Americans' Top 4 Financial Resolutions for 2022 -- and How to Achieve Them

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Key points

  • It's common to make New Year's resolutions for financial matters.
  • A new survey reveals what moves Americans are pledging to make as 2022 kicks off.

The practice of making New Year's resolutions has been around for a long time, and it's a great way for people to set different goals and get motivated to achieve them.

You may have a number of objectives in mind for 2022, like exercising more, being in better touch with friends, or finally using your kitchen instead of ordering takeout all the time. But it also pays to set some specific financial resolutions at this time of the year. Here are Americans' most popular financial resolutions for 2022, according to a recent Principal survey.

1. Spend less money

It's not surprising that spending less tops the list of resolutions in this survey. Spending less money could be your ticket to meeting a host of goals, whether it's buying a home or paying off the balances you've been carrying on your credit cards.

If you're really invested in spending less, set up a budget to follow. That way, you'll see how much you can afford to spend in different expense categories, and you may also have an easier time identifying areas where you're able to spend less.

2. Put more money into savings

The pandemic taught us (the hard way) that having a decent amount of cash reserves is important. In fact, it's a really good idea to have enough money in your savings account to pay for three to six months of essential living expenses. That sort of emergency fund should cover you in the event of losing your job or facing a series of costly medical or home repair bills. Or, you may need it for random car repairs.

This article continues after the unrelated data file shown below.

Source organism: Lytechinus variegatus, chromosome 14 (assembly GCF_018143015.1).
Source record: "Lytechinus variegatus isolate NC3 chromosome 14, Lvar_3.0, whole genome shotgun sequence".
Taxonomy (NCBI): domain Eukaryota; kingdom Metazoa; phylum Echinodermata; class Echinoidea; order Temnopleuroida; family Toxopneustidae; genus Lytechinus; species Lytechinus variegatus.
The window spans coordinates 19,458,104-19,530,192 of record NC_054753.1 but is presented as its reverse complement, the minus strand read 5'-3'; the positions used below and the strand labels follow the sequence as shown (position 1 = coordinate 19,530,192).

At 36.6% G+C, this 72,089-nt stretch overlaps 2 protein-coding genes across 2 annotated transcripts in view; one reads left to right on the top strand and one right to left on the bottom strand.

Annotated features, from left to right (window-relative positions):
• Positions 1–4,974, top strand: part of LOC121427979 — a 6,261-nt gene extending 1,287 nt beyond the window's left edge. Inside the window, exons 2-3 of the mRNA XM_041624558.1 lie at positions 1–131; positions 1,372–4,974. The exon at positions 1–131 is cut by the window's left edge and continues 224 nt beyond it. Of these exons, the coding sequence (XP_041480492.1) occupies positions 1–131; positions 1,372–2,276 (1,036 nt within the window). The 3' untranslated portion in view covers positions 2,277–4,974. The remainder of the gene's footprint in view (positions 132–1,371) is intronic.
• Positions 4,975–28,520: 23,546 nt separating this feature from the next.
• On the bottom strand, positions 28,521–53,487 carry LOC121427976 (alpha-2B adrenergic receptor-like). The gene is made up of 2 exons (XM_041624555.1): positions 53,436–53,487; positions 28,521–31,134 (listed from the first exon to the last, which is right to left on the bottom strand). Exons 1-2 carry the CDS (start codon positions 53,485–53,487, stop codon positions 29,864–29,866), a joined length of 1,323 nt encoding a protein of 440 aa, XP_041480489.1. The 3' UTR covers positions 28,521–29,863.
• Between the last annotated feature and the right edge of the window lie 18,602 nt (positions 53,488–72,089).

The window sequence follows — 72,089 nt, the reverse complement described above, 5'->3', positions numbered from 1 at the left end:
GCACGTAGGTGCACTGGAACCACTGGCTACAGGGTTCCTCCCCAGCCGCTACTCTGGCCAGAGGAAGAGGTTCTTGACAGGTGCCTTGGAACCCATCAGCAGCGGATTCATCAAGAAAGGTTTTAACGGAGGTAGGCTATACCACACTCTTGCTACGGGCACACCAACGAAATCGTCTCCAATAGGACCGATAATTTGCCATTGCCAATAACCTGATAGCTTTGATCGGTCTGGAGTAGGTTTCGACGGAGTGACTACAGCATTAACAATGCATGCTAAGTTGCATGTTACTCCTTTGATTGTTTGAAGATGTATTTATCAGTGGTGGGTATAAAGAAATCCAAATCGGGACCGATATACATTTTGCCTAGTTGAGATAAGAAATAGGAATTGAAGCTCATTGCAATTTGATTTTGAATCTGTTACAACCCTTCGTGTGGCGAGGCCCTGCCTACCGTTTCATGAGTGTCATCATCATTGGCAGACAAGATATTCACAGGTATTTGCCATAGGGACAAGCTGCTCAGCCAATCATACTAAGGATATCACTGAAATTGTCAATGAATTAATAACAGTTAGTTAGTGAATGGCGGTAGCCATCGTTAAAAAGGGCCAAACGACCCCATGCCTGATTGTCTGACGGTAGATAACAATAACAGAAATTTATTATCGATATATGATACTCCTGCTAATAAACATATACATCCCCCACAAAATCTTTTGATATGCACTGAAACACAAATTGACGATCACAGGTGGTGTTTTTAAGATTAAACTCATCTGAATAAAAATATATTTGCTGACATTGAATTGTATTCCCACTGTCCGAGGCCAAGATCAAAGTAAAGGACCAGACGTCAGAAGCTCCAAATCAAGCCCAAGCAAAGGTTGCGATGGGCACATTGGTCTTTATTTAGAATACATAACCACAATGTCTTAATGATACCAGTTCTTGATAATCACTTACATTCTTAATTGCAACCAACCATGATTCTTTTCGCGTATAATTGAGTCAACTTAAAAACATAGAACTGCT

The point is that you never know what life might throw at you. And having more money in savings could help you not only meet different goals, but avoid debt when unplanned expenses mount.

3. Create a will, trust, or estate plan

You don't need to be wealthy to have a will in place, nor is it something you can avoid doing just because you don't have dependents. Without a will, you get no say in what happens to your assets after you pass away, so it pays to put that document in place.

Furthermore, if you want to secure your family's future, it pays to establish an estate plan, and a meeting with a lawyer could get the ball rolling. Some attorneys charge a flat fee for preparing a will and mapping out an estate plan, though the amount you pay might hinge on how complex your financial situation is. It's a good idea to schedule that meeting for the peace of mind it might give you.

4. Meet with a financial professional

There's absolutely no shame in enlisting the help of a financial advisor, whether you're new to the labor force or are nearing retirement and want guidance on how to plan for your senior years. You also don't need to be wealthy to benefit from working with a financial professional.

Quite the contrary – an advisor can help you make the most of your income and assets, no matter what they amount to right now. A financial professional can also help you set goals and map out a plan toward achieving them.

Your financial resolutions may look different from the ones above. If you're carrying a personal loan balance, for example, your primary goal may be to shed it in 2022. Or, you may have the goal of boosting your credit score or putting more money into your IRA or 401(k). No matter what you're resolving to do in the new year, it helps to put those goals in writing. Having that reminder could really help you stay on track and give you something to be proud of come this time next year.

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